As he reflects on his 107-cap Italy test career, Leonardo Ghiraldini cites the 2013 win over Ireland – not the four Rugby World Cups he attended – as the highlight of his time in an Azzurri jersey.
Ghiraldini looks back with fondness on that Six Nations campaign, in which Italy won two games to finish fourth, but also with regret that they failed to kick on from there.
Having beaten France first up, Jacques Brunel’s side kept England try-less at Twickenham to earn a losing bonus point before signing off with a 22-15 win over Ireland in Rome.
“Against Ireland, in 2013, the last match of the Six Nations, that was the most important single win, even more than the wins against France, because it confirmed that Italy was competing at a high level,” he said.
“More than half of the national team was playing for Treviso, myself included, and we were playing really well, and had one of the best seasons for 10 years. We brought that winning mentality to the national team.
“It was a very good Ireland too, but we played with confidence from the first minute until the end.
“Sergio Parisse had a yellow card in the second half and that is sometimes when Italy struggle ... when something negative like that happens.
“But then, we kept fighting and continued to play with the right mentality.”
Italy won more games in 2013 than in all the games since and are currently on a record 27-game losing run in the competition.
It pains a warrior-like player like Ghiraldini that Italy find themselves in such a position.
“We missed a really good opportunity to step forward,” he said, speaking frankly.
“The first two years under Jacques Brunel were really good, but we didn’t have a long-term plan; we were thinking about today and not about tomorrow.
“You can’t stand still in rugby; you have to try and be better every day to keep moving forward.
“The last time we won in the Six Nations was in 2015. It is crazy. We have to do more.”
The Autumn of his career
Ghiraldini battled back from the serious knee injury he suffered against France in the final game of the 2019 Six Nations to make it to a fourth Rugby World Cup in Japan.
The 36-year-old was set to make his only appearance in the final pool game against the All Blacks, but like Sergio Parisse, another of Italy’s eight test centurions, Typhoon Hagibis denied him an emotional farewell.
Determined that his stellar career wouldn’t end in such a fashion, Ghiraldhini managed to make it into last year’s Autumn Nations Cup squad, appearing off the bench in three games to take his total tally of caps to 107.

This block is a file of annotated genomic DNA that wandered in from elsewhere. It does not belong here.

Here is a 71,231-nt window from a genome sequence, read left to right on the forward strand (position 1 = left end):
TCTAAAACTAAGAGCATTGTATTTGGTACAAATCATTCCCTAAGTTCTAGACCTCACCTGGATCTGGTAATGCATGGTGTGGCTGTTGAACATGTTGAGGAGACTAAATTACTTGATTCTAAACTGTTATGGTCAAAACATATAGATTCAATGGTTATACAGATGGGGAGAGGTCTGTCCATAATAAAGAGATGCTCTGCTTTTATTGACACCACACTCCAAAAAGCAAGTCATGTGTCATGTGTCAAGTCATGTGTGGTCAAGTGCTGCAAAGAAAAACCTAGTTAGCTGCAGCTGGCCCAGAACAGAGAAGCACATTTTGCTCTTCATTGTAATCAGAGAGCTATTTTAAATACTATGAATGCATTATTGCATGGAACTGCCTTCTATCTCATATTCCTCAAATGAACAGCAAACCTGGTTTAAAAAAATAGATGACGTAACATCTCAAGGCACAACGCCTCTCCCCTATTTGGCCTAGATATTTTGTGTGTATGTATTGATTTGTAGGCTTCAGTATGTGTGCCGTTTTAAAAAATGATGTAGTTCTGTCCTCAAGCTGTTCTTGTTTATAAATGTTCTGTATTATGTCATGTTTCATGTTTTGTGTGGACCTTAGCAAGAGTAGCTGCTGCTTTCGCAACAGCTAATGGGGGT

Parc y Scarlets in Llanelli may have been deserted at the start of December, but at least Italy’s most-capped hooker got to bow out on the pitch, hitting rucks and mauls and leaving nothing left in the tank.
“I worked so hard to get back. So many things have happened in the last few years with my injuries, the typhoon and COVID, but I always wanted to get back and play for Italy,” he said.
“I am really proud to have played for my country for so many years. Even my last match was like my first. Every time I was preparing my bag for the national team, I was proud and happy.
“I always gave my all for this jersey on and off the pitch.
“My goal was to have a winning team and to help the team to get results. But it is not always easy with Italy.
“If you play for England and you only play at 80 per cent of your ability, you still win a game. If you play for Ireland and don’t have a perfect match, you can still win a game.
“It is not like that with Italy. You have to play at 100 per cent to be in with a chance and even if you play at 100 per cent, sometimes you still lose by 30 points.”
Open-minded about the future
After the Autumn Nations Cup, Ghiraldhini signed for Bordeaux-Begles who, at the time, were flying high at the top of France’s Top 14. However, COVID-19 cut the season short and Ghiraldini never got to play for his new club.
Ghiraldini still resides in France with his wife and two children though, in Toulouse, where he was a member of the 2019 Top 14-winning side,
With a degree in economics and an MBA in Sports Management, the 36-year-old former Italy captain has plenty to offer in or out of rugby.
But he has not called time on his playing days yet – if the right opportunity at club level comes along.
“Obviously, I know I am not 20 years old; I have to think more about the future.
“If a door opens, I have trained every day as if I am preparing for the World Cup because I want to say at least I give everything if someone calls me.”